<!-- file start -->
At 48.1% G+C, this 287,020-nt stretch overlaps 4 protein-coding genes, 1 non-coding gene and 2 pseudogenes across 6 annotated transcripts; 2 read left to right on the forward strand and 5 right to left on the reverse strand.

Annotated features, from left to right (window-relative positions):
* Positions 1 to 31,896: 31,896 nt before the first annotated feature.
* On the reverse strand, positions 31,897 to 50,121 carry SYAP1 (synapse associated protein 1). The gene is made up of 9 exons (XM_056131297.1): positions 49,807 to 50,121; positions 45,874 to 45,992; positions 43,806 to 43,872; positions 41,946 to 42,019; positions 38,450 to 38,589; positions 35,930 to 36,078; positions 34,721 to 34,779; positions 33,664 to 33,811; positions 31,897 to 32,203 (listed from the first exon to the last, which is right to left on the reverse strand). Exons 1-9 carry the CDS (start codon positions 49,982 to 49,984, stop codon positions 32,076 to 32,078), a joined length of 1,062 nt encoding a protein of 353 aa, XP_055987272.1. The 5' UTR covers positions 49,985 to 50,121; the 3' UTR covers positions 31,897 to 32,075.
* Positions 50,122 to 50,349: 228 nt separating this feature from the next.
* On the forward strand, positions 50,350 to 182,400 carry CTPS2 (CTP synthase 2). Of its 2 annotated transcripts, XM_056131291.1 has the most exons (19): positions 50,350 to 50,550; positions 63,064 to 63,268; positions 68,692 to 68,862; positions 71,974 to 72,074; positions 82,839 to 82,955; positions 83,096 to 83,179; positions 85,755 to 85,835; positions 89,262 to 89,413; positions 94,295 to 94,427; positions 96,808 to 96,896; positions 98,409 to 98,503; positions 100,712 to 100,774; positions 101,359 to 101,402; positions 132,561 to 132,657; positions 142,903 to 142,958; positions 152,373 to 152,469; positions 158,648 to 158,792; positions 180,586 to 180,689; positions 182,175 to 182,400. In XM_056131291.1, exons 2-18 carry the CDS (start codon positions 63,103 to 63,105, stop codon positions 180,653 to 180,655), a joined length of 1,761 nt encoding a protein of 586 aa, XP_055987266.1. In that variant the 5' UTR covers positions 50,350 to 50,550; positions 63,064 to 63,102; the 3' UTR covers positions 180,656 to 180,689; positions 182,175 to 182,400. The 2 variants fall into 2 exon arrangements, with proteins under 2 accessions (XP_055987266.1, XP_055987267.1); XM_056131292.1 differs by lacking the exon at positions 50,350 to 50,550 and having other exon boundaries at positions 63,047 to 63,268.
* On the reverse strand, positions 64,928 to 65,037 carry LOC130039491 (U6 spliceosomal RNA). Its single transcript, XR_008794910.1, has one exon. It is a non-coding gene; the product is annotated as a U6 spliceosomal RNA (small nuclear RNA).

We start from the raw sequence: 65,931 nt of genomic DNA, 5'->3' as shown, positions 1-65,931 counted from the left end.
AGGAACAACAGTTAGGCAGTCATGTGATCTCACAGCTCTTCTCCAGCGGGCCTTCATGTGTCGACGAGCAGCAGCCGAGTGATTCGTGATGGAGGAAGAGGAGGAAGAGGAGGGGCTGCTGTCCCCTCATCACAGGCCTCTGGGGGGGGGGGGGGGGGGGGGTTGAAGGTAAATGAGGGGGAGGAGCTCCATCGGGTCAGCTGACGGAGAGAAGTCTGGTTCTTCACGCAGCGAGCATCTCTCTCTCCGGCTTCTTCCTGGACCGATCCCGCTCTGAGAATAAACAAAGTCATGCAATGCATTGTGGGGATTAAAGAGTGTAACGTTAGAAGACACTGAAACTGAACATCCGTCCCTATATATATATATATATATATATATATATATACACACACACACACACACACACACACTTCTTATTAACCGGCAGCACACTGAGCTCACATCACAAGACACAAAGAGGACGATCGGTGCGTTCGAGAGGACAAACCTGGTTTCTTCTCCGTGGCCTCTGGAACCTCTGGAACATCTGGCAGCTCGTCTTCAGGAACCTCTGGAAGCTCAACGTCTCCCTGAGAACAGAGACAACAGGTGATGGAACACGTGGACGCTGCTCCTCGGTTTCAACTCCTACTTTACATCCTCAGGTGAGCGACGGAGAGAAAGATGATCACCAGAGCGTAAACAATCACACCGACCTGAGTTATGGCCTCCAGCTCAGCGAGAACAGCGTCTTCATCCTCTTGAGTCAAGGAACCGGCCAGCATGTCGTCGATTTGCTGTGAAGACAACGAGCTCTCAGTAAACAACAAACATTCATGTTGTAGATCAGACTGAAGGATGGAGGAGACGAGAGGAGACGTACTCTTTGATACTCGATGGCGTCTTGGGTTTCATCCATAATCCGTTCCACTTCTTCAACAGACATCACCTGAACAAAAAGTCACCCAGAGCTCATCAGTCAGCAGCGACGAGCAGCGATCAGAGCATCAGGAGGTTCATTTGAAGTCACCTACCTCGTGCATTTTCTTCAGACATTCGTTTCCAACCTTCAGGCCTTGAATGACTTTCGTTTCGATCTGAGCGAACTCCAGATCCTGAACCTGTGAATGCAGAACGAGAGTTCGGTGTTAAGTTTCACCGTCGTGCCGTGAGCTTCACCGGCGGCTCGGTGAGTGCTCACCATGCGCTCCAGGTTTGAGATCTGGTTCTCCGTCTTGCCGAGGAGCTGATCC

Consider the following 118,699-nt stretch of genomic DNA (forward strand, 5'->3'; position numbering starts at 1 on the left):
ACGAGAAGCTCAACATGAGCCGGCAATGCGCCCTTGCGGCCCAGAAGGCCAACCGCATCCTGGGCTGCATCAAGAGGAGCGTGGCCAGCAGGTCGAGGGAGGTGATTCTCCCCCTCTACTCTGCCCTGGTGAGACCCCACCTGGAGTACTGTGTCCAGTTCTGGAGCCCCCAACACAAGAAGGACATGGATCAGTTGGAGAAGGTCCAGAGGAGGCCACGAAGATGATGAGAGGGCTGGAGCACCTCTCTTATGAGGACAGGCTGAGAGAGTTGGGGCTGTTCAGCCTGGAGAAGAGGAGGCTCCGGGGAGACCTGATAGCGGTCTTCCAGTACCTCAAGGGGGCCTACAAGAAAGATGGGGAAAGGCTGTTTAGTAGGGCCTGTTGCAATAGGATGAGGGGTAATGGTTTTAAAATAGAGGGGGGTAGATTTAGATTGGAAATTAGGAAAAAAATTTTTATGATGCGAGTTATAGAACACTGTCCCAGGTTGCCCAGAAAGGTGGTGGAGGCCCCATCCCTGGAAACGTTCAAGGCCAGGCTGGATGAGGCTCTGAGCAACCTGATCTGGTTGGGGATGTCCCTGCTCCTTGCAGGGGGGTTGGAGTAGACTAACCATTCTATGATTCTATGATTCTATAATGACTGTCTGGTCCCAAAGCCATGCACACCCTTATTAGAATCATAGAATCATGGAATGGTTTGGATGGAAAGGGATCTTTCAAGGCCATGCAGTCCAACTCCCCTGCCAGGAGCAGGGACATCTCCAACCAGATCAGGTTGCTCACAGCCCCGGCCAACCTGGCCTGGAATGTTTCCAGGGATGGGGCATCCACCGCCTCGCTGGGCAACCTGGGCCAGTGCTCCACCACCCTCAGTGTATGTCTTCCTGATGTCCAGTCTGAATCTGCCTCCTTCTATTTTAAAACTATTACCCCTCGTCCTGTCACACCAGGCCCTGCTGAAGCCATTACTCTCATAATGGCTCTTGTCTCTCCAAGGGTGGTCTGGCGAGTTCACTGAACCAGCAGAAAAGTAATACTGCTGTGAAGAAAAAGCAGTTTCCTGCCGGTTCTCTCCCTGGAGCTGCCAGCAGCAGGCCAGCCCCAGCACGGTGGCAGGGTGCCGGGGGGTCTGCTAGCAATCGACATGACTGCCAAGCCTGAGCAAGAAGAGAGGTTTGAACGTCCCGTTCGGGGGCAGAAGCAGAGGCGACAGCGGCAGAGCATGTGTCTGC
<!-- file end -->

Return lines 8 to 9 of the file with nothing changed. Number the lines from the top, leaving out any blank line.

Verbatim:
We start from the raw sequence: 65,931 nt of genomic DNA, 5'->3' as shown, positions 1-65,931 counted from the left end.
AGGAACAACAGTTAGGCAGTCATGTGATCTCACAGCTCTTCTCCAGCGGGCCTTCATGTGTCGACGAGCAGCAGCCGAGTGATTCGTGATGGAGGAAGAGGAGGAAGAGGAGGGGCTGCTGTCCCCTCATCACAGGCCTCTGGGGGGGGGGGGGGGGGGGGGTTGAAGGTAAATGAGGGGGAGGAGCTCCATCGGGTCAGCTGACGGAGAGAAGTCTGGTTCTTCACGCAGCGAGCATCTCTCTCTCCGGCTTCTTCCTGGACCGATCCCGCTCTGAGAATAAACAAAGTCATGCAATGCATTGTGGGGATTAAAGAGTGTAACGTTAGAAGACACTGAAACTGAACATCCGTCCCTATATATATATATATATATATATATATATATACACACACACACACACACACACACACTTCTTATTAACCGGCAGCACACTGAGCTCACATCACAAGACACAAAGAGGACGATCGGTGCGTTCGAGAGGACAAACCTGGTTTCTTCTCCGTGGCCTCTGGAACCTCTGGAACATCTGGCAGCTCGTCTTCAGGAACCTCTGGAAGCTCAACGTCTCCCTGAGAACAGAGACAACAGGTGATGGAACACGTGGACGCTGCTCCTCGGTTTCAACTCCTACTTTACATCCTCAGGTGAGCGACGGAGAGAAAGATGATCACCAGAGCGTAAACAATCACACCGACCTGAGTTATGGCCTCCAGCTCAGCGAGAACAGCGTCTTCATCCTCTTGAGTCAAGGAACCGGCCAGCATGTCGTCGATTTGCTGTGAAGACAACGAGCTCTCAGTAAACAACAAACATTCATGTTGTAGATCAGACTGAAGGATGGAGGAGACGAGAGGAGACGTACTCTTTGATACTCGATGGCGTCTTGGGTTTCATCCATAATCCGTTCCACTTCTTCAACAGACATCACCTGAACAAAAAGTCACCCAGAGCTCATCAGTCAGCAGCGACGAGCAGCGATCAGAGCATCAGGAGGTTCATTTGAAGTCACCTACCTCGTGCATTTTCTTCAGACATTCGTTTCCAACCTTCAGGCCTTGAATGACTTTCGTTTCGATCTGAGCGAACTCCAGATCCTGAACCTGTGAATGCAGAACGAGAGTTCGGTGTTAAGTTTCACCGTCGTGCCGTGAGCTTCACCGGCGGCTCGGTGAGTGCTCACCATGCGCTCCAGGTTTGAGATCTGGTTCTCCGTCTTGCCGAGGAGCTGATCC